Since 2008, there have been two periods of falling housing prices across the board: H2 2008 and late 2011. Even tier 1 cities were not spared. However, the downturns were brief and shallow. In the midst of the Great Recession, price declines lasted for about six months and 14 out of the 70 cities tracked by the statistic bureau recorded cumulative price declines of over 5%. During the previous downturn between Q2 2011 and Q3 2012, property prices in most cities fell consecutively for no more than 10 months, and only 4 cities saw prices falling by more than 5%. The turning points in both cases coincided with the beginning of credit easing. The logic is simple: most Chinese households, especially first time buyers, still need to borrow to buy, despite the high savings ratio on average. And down-payments and mortgages account for 40% of developers’ investment capital.
Which brings us to the key issue – credit, and rather its sudden lack of availability.
The housing sector is very important to the Chinese economy. Its share in total output is easily 20%, if its pull on related upstream and downstream sectors in included. And its significance to the financial system is far beyond banks’ mortgages and direct lending to developers, which account for 14% (CNY 10.5tn) and 6.5% (CNY 4.9tn) of the loan book respectively. Developers’ borrowing from the shadow banking system could potentially amount to another CNY 5-7tn. Moreover, we estimate that over CNY 10tn of other types of corporate borrowing is collateralised on real estate and another CNY4-6tn borrowing by local governments for infrastructure investment is collateralised on future revenue from sales of land-use rights. Adding everything together, the aggregate exposure of China’s financial system to the property market is likely to be as much as 80% of GDP. Hence, this is not a sector that can go terribly wrong if China wants to avoid a hard landing.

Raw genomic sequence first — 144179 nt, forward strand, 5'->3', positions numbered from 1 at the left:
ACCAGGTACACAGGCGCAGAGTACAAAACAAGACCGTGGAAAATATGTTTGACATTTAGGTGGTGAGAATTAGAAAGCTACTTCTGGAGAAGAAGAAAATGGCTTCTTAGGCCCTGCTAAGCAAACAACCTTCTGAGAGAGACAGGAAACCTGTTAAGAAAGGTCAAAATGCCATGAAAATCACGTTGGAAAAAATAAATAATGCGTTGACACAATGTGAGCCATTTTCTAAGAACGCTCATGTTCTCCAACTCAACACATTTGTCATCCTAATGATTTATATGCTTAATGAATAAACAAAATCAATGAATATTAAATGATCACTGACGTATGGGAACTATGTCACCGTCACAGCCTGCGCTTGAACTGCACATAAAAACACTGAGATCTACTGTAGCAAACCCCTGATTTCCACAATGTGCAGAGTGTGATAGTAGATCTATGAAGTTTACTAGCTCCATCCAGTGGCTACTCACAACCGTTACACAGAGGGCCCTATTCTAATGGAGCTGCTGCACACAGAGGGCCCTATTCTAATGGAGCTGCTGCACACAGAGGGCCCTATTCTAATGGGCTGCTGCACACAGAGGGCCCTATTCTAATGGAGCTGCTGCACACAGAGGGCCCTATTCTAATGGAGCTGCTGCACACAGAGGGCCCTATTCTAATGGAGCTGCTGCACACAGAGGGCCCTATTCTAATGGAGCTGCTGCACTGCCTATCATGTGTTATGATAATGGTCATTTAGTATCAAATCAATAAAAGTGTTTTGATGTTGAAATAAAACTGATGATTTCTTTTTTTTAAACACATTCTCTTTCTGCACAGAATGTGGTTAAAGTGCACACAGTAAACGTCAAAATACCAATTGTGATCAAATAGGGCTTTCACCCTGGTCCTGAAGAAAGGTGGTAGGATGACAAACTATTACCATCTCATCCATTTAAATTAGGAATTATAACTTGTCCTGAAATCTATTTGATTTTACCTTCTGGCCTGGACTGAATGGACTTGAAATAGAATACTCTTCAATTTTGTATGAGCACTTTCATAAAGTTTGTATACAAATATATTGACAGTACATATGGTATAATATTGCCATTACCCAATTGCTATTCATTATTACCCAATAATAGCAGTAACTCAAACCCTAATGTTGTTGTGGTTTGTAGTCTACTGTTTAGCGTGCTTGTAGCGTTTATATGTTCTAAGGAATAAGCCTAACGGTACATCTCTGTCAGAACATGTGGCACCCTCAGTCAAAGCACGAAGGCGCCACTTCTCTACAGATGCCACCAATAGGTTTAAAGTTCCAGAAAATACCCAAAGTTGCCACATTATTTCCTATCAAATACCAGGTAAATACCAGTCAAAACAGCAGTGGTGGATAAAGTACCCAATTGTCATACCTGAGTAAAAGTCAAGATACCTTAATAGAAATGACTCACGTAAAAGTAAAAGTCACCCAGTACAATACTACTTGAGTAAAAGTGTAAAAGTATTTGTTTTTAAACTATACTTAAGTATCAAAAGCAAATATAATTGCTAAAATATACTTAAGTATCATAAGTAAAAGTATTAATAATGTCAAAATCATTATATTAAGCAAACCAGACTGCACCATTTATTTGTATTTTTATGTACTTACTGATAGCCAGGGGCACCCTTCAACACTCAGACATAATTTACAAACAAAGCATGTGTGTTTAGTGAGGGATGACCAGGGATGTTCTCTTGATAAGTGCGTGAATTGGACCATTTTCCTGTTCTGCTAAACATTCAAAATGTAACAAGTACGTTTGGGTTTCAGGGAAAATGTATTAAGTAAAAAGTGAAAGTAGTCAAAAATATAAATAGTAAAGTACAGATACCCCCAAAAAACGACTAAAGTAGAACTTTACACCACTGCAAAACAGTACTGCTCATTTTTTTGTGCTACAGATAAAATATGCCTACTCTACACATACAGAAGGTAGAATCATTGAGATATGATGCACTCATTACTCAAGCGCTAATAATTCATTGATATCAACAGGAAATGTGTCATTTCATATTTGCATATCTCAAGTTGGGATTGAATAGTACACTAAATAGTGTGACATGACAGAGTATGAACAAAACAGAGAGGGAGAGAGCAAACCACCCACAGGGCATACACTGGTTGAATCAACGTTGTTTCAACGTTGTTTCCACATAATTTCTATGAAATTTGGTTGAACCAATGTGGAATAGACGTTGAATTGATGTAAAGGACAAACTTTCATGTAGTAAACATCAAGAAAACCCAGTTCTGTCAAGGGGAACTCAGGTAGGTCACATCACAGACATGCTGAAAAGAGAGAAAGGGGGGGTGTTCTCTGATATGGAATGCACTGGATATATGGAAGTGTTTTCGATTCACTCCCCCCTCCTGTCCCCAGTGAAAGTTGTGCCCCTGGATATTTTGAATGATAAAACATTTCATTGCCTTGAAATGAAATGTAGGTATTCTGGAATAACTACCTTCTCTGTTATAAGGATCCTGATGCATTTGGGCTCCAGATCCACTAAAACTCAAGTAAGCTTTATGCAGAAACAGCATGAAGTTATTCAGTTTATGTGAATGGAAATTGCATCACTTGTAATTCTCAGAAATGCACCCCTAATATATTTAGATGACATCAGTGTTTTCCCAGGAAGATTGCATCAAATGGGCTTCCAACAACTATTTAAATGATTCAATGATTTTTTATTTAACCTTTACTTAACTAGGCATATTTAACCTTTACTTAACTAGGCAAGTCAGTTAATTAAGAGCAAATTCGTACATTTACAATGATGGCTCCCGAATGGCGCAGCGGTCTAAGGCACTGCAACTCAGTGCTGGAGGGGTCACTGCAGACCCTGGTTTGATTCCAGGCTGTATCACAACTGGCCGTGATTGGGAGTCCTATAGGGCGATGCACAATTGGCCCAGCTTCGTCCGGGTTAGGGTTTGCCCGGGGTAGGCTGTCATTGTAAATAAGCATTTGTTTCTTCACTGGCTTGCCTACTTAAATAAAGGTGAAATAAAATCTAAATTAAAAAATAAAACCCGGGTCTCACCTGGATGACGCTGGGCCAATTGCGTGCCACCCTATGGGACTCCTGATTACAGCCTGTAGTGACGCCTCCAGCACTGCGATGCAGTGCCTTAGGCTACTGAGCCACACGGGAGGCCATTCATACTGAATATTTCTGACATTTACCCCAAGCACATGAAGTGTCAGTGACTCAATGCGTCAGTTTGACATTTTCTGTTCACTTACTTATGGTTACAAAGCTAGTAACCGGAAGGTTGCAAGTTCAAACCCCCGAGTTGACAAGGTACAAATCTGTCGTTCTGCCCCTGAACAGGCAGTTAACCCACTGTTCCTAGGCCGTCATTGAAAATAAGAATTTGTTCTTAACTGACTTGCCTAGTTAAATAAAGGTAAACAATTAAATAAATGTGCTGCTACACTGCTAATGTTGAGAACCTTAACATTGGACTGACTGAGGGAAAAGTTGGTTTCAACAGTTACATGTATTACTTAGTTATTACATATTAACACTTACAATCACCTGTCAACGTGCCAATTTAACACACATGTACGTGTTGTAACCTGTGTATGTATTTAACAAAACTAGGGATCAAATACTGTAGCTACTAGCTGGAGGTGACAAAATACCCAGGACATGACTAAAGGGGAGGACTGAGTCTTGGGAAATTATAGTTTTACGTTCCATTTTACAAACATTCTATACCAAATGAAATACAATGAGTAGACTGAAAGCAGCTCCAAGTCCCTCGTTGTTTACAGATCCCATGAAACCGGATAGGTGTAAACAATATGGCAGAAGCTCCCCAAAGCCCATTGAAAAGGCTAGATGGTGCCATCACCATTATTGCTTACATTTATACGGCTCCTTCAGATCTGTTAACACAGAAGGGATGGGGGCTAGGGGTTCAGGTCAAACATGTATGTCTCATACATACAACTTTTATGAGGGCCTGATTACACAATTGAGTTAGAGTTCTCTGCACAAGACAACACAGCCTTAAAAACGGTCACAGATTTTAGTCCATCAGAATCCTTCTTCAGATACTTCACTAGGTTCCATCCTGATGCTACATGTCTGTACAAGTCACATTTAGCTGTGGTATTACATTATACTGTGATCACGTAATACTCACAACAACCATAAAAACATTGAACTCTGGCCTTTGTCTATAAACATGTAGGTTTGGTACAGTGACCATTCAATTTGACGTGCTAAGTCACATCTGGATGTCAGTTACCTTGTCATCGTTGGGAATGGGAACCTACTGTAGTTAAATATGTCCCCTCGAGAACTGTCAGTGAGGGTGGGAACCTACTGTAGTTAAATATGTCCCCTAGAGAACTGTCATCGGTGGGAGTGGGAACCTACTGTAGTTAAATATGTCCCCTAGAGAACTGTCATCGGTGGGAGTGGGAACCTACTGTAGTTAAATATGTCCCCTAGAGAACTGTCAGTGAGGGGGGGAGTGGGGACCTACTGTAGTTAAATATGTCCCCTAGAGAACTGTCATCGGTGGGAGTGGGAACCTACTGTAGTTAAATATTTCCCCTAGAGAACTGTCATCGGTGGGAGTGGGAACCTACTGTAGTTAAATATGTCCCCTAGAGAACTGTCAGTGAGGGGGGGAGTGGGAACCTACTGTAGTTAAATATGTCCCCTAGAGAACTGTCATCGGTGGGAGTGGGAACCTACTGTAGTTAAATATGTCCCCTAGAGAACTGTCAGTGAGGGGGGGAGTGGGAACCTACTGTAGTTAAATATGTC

Unfortunately, housing is one of the few sectors that the Chinese government has not mastered its control over. Although policymakers have used many sector-specific means to try to mitigate the cycles of this sector over the past 10 years, it has not been very effective. Even the harshest administrative controls – home-purchase restrictions – are subject to loopholes and implementation issues. Our observation is that the short-term cycles of China’s housing market, like housing markets in many other countries, are first and foremost a credit phenomenon.
And since it is a credit phenomenon, should China continue with its recent initiative to tighten lending and purge credit market pathways, housing is first and foremost in line for a collapse.